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Ford Fiesta XR2: Spotted

We dare you not to fall for this cherished example of Ford's fun-king

By Sam Sheehan / Sunday, March 03, 2019

The Mk2 Ford Fiesta XR2 was never the fastest, sharpest or most refined hot hatch of its class. Nor was it the safest, most spacious or easiest to live with. But, true to form, the XR2 was cheap; offering great value hot hatchery for considerably less than its rivals. Like pepped up versions of the original Mini, the XR2 was unarguably responsible from bringing performance motoring to the masses. Plus, it was a hoot to drive.

With only 97hp and 97lb ft of torque available from its naturally aspirated 1.6-litre engine, the little three-door could sprint from zero to 62mph in a not-to-be-sniffed-at 10.2 seconds and onto a top speed of 112mph. The 839kg supermini was nippy to say the least, and remember, not many cars of this scale could top a tonne back then.

But what made the XR2 memorable was the way it enthusiastically begged to be thrashed. While some of today's most revered hot hatches are so potent that they only reward race driver-like smoothness and terrifying levels of commitment, the XR2 required only that you pedalled its four-pot like its life depended on it, and to utilise the bags of body roll on offer in order to dip and duck around bends.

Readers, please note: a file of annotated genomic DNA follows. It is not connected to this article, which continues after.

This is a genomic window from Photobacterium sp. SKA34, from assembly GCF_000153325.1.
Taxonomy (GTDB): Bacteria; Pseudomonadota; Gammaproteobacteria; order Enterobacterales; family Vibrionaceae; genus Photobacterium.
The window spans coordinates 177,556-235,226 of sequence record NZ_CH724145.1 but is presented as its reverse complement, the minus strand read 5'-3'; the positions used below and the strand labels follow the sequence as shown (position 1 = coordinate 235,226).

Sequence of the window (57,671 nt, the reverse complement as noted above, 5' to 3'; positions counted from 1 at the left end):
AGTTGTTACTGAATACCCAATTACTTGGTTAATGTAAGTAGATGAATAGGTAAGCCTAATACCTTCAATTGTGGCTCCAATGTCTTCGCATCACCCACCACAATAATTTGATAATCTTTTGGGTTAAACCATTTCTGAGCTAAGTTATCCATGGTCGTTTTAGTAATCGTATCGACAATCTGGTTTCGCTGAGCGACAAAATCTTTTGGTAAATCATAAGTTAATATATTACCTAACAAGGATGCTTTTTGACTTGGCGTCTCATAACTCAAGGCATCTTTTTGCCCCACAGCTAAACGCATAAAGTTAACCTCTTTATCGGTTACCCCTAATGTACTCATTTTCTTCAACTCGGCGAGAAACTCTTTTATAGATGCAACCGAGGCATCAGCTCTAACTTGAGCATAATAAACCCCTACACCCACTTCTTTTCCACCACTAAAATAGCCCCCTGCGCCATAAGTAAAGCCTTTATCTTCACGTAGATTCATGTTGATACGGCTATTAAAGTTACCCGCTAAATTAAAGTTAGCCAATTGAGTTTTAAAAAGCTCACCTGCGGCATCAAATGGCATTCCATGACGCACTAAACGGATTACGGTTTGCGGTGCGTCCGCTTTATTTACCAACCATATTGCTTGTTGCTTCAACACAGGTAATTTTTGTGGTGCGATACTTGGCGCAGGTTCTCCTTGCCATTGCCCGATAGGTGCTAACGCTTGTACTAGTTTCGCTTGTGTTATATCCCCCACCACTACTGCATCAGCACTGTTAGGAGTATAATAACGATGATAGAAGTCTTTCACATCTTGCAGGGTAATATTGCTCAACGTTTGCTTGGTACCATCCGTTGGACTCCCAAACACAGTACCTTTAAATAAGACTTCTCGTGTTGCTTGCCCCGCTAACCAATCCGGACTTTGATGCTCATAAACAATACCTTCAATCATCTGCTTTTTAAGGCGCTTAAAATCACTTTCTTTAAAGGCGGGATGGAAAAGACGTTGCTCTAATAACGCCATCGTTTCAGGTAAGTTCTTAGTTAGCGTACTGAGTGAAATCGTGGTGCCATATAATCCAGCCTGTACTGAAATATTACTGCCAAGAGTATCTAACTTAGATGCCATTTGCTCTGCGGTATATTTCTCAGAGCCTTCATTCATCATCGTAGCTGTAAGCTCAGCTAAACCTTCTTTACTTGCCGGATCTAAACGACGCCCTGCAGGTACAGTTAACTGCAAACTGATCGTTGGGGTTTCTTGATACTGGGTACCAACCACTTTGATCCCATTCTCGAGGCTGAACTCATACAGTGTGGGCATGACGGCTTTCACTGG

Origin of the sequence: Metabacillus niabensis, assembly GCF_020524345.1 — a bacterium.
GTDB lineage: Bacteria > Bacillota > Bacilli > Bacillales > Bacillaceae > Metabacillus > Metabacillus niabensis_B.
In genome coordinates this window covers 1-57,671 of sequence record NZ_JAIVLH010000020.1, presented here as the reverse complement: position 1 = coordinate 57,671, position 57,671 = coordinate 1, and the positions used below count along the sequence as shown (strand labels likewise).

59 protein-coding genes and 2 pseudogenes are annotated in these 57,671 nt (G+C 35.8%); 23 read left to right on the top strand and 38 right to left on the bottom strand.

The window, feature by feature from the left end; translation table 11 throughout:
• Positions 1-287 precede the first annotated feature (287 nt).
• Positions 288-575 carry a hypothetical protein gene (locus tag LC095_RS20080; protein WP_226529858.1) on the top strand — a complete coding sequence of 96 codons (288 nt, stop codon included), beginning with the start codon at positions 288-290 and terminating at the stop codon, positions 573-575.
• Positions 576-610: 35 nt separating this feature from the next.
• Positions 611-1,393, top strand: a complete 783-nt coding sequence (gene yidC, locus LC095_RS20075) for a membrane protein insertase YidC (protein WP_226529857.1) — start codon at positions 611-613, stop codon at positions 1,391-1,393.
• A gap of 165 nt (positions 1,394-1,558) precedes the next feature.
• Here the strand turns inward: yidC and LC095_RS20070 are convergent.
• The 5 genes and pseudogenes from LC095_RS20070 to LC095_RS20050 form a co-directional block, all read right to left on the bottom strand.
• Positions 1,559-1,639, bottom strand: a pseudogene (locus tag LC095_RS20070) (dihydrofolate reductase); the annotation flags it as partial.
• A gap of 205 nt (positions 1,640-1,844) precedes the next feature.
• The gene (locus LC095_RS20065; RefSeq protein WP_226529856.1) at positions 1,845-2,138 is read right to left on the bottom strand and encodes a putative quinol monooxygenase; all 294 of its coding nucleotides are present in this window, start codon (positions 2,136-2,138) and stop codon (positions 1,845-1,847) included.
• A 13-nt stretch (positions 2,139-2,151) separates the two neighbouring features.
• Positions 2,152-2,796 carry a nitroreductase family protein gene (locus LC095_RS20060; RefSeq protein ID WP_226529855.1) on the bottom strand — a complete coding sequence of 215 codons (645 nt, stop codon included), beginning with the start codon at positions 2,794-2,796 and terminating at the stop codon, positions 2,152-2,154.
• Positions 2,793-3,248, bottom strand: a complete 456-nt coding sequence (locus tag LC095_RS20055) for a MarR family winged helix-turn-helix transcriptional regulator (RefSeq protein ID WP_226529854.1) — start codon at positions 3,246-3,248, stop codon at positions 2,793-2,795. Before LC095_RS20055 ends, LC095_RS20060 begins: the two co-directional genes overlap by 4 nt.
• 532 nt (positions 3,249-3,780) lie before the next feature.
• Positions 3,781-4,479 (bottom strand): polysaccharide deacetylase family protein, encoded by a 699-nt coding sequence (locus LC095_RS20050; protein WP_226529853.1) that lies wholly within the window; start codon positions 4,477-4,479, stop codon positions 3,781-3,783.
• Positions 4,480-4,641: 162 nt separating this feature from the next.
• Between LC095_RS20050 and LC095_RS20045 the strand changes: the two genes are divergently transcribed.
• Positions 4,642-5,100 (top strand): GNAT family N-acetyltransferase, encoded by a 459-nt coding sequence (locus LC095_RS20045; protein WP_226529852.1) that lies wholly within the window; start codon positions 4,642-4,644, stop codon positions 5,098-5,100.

It'll be a technique unfamiliar to anyone who's not ventured out in something 'old'. You'd not know which way a boggo diesel Fiesta from the present decade went. But neither would you care, because the XR2's sluggish and unassisted steering rack, instantaneous throttle response and thirst for revs, added to the very limited adhesion provided by its tiny tyres, combined to produce something extremely rewarding.

Probably because the XR2 was cheap in its day, it's taken some time for values to catch up with other hot hatches from the 1980s. Earlier this month we found an immaculate version of the fastest and rarer Renault 5 GT Turbo in the classifieds that was on sale for just shy of £15k. And we need not remind anyone of the direction prices for Peugeot 205 GTIs, VW Golf GTIs and their ilk have headed in recent years.

Only three years ago you could pick up a tidy XR2 for about £2,000, but, as today's Spotted shows us, you'll need triple that for a corker in 2019. Admittedly our pick from the classifieds is one of the finest out there, having been dry stored for the last year and in all-original condition. Impressive for a model that could have so easily fallen into careless hands over its 31 years.

Over that time, this black XR2 and its red pinstriping has passed through four custodians, with each apparently valuing its significance enough to collect all service and history paperwork and even a Haynes workshop manual. The pictures provide the visual evidence for claims from the seller that this car is in "excellent condition throughout"; it certainly looks to have been loved and cherished. From what the ad shows, this could very well be the hottest ticket to 1980s XR2 ownership.


Engine: 1,597cc, inline-4
Transmission: 5-speed manual, front-wheel drive
Power (hp): 97@6,000rpm
Torque (lb ft): 97@4,000rpm
MPG: 32.9
CO2: N/A
First registered: 1988
Recorded mileage: 69,000
Price new: £10,350
Yours for: £5,713

Click here for the full ad.

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